If you use wide flange sections at column lines, you save the issue of worrying about keeping them supported until they're bridged.
I don't know how contractors are implementing these requirements.  And if you put in wide flange shapes, I'm not sure the contractor will know the reason and put them in first.
JAE (Structural)
25 Jun 06 23:54
JedClampett - no correction, but a question.  I don't see the difference between a joist bolted to the column, on the column line, and a wide flange bolted to the column.  Can you expand a bit on your point?

Both are simple "pinned" supports and provide no substantial lateral bracing to the frame - that should be dealt with by other means such as cable tie-downs.  

SJI/OSHA requires the joists on the column lines to be bolted connections (vs. welded) so the attachment can be made quickly and for the purpose of dis-allowing the joist bays to spread apart and allow intermediate joists to fall.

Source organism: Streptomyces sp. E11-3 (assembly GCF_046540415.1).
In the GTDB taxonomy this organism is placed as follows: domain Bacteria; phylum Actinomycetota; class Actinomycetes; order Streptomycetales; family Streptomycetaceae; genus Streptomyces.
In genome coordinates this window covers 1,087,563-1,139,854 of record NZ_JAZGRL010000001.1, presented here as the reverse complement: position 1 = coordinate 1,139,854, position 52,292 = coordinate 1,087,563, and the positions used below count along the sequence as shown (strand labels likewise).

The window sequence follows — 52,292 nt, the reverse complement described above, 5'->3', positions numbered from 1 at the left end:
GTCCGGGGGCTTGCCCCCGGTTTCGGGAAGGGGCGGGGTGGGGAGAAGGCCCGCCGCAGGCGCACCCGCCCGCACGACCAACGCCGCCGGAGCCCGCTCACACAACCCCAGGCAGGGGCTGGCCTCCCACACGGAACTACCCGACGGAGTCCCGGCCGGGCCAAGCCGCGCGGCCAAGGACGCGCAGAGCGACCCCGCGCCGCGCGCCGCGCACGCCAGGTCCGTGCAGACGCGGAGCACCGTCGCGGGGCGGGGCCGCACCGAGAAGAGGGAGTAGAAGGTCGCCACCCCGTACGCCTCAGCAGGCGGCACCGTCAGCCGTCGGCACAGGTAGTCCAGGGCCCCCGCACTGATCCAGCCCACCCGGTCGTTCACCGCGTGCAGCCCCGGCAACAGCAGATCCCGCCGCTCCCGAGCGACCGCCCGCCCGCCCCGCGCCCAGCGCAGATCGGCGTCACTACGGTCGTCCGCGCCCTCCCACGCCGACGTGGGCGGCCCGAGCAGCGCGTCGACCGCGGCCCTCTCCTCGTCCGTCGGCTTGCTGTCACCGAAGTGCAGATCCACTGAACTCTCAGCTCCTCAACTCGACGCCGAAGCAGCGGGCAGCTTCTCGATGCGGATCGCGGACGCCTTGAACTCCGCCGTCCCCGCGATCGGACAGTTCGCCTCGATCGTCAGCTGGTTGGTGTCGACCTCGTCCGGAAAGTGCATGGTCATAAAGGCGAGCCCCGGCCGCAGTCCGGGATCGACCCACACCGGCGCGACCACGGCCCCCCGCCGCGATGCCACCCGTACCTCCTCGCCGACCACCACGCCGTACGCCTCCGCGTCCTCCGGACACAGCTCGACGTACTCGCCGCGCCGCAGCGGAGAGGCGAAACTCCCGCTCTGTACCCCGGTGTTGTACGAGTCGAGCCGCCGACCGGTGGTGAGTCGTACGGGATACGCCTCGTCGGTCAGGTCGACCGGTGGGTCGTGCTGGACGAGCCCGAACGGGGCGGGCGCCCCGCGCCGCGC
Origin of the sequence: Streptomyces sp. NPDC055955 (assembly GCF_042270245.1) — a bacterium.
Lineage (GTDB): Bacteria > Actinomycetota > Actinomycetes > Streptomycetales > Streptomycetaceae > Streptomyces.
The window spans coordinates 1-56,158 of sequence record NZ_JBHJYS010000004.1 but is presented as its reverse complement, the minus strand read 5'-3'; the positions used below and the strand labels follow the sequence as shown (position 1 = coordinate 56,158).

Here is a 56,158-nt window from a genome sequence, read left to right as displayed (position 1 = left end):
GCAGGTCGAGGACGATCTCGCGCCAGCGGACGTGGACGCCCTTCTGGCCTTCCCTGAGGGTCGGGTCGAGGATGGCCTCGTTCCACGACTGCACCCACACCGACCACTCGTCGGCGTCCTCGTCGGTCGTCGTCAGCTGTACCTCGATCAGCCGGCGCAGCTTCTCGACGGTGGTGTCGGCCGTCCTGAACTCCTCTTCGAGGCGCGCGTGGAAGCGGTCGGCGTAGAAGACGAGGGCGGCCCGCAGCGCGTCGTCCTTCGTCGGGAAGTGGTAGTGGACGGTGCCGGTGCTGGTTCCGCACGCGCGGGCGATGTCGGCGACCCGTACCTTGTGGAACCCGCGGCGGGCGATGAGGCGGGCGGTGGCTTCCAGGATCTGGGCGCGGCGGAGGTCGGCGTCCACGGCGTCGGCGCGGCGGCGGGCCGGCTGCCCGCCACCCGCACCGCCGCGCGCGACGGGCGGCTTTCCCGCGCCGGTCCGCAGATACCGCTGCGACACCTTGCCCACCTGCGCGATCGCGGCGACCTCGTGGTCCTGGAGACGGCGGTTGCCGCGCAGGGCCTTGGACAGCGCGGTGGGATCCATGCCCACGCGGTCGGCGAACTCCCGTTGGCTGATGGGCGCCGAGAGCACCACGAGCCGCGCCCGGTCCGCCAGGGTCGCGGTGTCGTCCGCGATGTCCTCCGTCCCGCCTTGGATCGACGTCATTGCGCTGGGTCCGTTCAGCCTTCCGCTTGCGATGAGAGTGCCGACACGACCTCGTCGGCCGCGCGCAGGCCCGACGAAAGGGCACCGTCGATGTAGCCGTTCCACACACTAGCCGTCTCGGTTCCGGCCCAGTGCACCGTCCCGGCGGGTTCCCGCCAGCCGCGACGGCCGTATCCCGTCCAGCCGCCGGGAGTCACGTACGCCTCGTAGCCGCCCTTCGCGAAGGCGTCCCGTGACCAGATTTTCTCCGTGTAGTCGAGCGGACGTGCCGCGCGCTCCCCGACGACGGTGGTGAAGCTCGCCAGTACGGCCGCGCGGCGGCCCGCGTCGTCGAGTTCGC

JedClampett (Structural)
26 Jun 06 10:53
The difference between a joist bolted to a column and a wide flange is with regards to the OSHA requirement that the hoisting lines not be removed until the joist is attached to the bolted bridging.  So if you put the joist in first (to brace the column), you'll have to leave it supported by the crane until the joists are built adjacent to it and the bridging advances to it.  The problems with this are that now you now need two cranes and that the rigging for the joist on the column line is in the way.
Since there is no OSHA requirement that wide flange members be supported until bridging is installed, you can fly them in to brace the column and then continue with the joist installation.
Are there any contractors out there that have dealt with this?
haynewp (Structural)
26 Jun 06 12:08
Is the requirement that bridging be installed prior to hoist release required for all joist types now or is that just for certain spans?